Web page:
President Trump said Friday a summit between the United States and North Korea will ultimately take place this summer after all, following a meeting with a top North Korean official in the Oval Office for more than hour.
“We'll be meeting on June 12 in Singapore," the president told reporters after the meeting.
After arriving at the White House on Friday afternoon, North Korean official Kim Yong Chol was seen being ushered into the West Wing by the president's chief of staff, John Kelly. Trump said Chol gave him a letter Kim Jong Un.
Trump's meeting with the official in the Oval Office lasted more than an hour.
After the meeting, Trump and Secretary of State Pompeo were seen taking photos with Kim and his entourage outside the Oval Office.
Kim Yong Chol is the most senior North Korean visitor to the United States since Vice Marshal Jo Myong Rok visited Washington in 2000 to meet President Bill Clinton. He is North Korea's former military intelligence chief and is one of the North Korean leader's closest aides.
The contents of the letter were not immediately known.
Kim's arrival in Washington came a day after Pompeo declared that he was confident negotiations with Pyongyang over holding a nuclear summit were "moving in the right direction."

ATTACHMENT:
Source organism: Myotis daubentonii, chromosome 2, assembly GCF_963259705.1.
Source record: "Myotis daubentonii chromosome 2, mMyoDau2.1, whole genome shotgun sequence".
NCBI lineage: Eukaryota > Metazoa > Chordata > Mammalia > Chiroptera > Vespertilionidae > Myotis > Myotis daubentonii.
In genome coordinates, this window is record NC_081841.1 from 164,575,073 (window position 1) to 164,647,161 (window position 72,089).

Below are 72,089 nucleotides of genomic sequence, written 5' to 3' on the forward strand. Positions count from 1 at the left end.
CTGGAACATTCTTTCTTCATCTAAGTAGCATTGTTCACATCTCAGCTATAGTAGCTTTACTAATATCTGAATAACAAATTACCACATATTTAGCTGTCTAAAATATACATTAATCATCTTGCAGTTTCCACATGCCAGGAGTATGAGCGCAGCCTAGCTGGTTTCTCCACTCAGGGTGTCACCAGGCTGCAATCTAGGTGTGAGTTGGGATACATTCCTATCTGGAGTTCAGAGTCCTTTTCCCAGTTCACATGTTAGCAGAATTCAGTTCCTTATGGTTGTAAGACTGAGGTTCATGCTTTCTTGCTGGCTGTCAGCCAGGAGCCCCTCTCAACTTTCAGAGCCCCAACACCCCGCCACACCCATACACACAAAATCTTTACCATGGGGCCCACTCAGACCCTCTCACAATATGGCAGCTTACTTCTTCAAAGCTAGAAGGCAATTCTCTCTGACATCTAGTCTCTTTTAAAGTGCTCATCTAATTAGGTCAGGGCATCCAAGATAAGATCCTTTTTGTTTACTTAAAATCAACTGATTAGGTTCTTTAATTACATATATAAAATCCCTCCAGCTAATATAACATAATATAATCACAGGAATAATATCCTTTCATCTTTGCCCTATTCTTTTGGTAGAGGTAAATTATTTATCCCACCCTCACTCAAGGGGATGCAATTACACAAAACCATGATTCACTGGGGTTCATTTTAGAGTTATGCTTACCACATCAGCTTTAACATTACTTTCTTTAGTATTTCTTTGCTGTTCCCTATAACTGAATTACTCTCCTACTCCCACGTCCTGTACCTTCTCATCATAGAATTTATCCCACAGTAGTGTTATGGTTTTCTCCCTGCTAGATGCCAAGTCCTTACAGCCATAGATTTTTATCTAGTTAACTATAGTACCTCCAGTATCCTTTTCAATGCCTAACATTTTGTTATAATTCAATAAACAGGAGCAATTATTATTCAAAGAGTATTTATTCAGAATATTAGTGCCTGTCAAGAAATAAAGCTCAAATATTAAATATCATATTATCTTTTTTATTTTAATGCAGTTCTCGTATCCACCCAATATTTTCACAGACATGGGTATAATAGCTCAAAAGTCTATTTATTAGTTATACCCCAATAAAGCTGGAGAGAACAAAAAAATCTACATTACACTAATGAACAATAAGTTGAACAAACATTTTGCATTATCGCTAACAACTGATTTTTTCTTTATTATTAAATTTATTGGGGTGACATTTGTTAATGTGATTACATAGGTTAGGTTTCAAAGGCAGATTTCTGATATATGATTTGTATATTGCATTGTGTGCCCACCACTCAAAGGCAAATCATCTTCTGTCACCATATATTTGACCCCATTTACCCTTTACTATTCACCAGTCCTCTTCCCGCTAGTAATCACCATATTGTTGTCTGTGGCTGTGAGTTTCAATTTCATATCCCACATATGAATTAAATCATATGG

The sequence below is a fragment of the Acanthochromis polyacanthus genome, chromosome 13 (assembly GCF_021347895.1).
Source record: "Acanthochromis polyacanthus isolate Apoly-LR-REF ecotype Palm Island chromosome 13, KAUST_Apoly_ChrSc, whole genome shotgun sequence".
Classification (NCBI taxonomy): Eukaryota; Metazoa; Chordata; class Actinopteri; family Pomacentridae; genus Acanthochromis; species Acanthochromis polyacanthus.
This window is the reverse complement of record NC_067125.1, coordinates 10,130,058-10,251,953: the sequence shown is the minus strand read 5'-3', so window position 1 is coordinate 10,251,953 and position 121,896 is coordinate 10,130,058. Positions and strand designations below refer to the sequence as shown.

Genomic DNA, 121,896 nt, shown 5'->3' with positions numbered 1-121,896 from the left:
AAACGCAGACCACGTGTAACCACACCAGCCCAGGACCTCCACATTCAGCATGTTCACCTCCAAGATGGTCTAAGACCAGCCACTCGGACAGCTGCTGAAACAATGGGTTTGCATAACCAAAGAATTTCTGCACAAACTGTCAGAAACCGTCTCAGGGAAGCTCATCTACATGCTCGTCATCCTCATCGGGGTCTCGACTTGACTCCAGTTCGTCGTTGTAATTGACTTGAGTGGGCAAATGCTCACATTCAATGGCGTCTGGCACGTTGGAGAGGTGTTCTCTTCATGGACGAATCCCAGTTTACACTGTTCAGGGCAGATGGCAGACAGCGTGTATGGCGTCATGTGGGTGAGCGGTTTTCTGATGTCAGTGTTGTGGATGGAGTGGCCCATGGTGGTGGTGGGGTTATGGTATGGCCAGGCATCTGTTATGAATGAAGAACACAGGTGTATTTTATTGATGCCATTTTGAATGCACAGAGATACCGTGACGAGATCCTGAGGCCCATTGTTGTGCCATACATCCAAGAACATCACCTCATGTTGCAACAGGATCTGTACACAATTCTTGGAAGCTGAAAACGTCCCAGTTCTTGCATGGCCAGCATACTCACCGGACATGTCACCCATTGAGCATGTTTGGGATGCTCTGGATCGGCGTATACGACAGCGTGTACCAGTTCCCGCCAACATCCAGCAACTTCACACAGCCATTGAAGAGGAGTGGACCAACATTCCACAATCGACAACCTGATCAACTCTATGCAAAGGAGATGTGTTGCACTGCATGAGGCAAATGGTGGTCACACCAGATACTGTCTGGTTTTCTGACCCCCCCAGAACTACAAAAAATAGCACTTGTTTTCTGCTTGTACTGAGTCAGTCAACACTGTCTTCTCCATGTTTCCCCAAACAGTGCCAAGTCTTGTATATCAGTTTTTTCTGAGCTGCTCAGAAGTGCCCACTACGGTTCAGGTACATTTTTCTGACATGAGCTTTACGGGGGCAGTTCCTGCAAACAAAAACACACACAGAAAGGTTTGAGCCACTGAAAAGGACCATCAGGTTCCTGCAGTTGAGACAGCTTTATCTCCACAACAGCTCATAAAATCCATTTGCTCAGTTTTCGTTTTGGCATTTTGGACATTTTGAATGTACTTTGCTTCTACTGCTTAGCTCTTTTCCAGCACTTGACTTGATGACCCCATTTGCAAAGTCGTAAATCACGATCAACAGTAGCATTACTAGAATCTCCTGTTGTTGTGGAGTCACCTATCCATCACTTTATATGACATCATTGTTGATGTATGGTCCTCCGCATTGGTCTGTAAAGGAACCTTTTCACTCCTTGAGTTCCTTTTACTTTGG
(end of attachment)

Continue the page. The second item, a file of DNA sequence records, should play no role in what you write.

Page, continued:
"Our two countries face a pivotal moment in our relationship, and it would be nothing short of tragic to let this opportunity go to waste," Pompeo said in New York after meeting with Kim.
Pompeo would not say that the summit is a definite go for Singapore on June 12 and could not say if that decision would be made after Trump reads Kim Jong Un's letter. However, his comments were the most positive from any U.S. official since Trump abruptly canceled the meeting last week after belligerent statements from the North.
The two countries, eyeing the first summit between the U.S. and the North after six decades of hostility, have also been holding negotiations in Singapore and the demilitarized zone between the two Koreas.
Kim Yong Chol left his hotel in New York City early Friday for the trip to Washington in a convoy of SUVs. Pompeo, the former CIA chief who has traveled to North Korea and met with Kim Jong Un twice in the past two months, said he believed the country's leaders are "contemplating a path forward where they can make a strategic shift, one that their country has not been prepared to make before."